John Cohen is a maverick and a multi-talent artist. Founding member of the New Lost City Ramblers as well as folk musician raved about by Patti Smith, photographer, anthropologist and filmmaker, Cohen played a singular role in registering figures from American popular culture, such as his portraits of Jack Kerouac, Kooning Willem, Robert Frank, Allen Ginsberg, Woodie Guthrie and a Bob Dylan about to make it into the limelight.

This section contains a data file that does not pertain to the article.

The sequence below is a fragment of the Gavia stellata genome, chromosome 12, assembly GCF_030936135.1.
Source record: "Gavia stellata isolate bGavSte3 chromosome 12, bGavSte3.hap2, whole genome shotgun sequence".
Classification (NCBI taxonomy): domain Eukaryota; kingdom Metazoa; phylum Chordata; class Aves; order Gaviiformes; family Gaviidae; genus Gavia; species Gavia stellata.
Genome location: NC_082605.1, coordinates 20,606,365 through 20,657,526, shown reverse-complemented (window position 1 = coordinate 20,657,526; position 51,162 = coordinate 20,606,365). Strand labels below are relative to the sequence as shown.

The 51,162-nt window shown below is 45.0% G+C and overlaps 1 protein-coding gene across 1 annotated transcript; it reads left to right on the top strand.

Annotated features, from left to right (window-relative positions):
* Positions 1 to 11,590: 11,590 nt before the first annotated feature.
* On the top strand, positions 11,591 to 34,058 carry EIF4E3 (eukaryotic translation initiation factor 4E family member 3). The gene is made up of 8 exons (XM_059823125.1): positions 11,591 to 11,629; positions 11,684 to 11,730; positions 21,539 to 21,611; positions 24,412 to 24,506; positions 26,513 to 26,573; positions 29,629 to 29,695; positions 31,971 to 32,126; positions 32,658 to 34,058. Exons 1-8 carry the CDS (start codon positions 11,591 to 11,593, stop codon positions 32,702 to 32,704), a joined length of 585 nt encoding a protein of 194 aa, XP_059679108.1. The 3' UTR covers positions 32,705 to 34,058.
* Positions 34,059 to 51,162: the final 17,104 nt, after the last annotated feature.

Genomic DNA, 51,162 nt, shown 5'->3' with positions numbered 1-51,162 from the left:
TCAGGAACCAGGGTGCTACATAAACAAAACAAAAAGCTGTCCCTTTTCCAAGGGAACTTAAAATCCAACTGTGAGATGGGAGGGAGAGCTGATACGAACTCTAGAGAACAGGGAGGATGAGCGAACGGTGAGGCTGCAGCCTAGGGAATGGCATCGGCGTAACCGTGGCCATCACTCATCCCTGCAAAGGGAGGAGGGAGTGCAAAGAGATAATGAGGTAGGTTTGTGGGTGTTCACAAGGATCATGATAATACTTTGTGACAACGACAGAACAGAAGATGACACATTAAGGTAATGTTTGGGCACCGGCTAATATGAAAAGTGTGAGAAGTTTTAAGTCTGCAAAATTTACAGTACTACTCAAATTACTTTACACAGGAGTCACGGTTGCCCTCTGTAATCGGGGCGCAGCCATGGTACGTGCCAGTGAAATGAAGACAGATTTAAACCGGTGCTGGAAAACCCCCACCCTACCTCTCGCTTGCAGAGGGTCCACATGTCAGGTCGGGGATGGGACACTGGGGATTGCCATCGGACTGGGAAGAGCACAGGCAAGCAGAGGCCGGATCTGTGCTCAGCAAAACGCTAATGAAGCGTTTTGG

What makes a man? And what makes an artist? John Cohen’s life, he who was a musician, a photographer, a musicologist, a documentary filmmaker and an anthropologist, do not provide us a precise and clearly defined answer, scientifically unassailable. From the New York City where everything seemed to be happening while the 50s of the beats was making way to the 60s folk revival, from the depths of the mythical South of the United States, from there to the Andine mountains where he regularly met the Q’ero people, John Cohen’s path makes answering the above questions a difficult task. Maybe all comes down to an insatiable curiosity and to his ethics in preserving and registering what makes us human. John Cohen was a musician with the New City Ramblers, a pivotal band in the folk regeneration of the 60s, he captured Jack Kerouac, Bob Dylan, Woody Guthrie and Willem de Kooning with his photographic lenses. John Cohen was so many things that it is hard to frame him and to acknowledge his relevance: who is, after all, this man who carried so many lives inside him? We watch him climbing the Andes, an octogenarian, to meet again the families of shepherds and weavers who were friends since decades ago. We see him remembering, with vivacious detail, the mood in the room where he photographed Jack Kerouac. We see him singing and playing the banjo, young in the 50s and amongst the young some years ago. We see John Cohen and we see a lot: the immensity of so many different worlds revealing themselves. (Mário Lopes)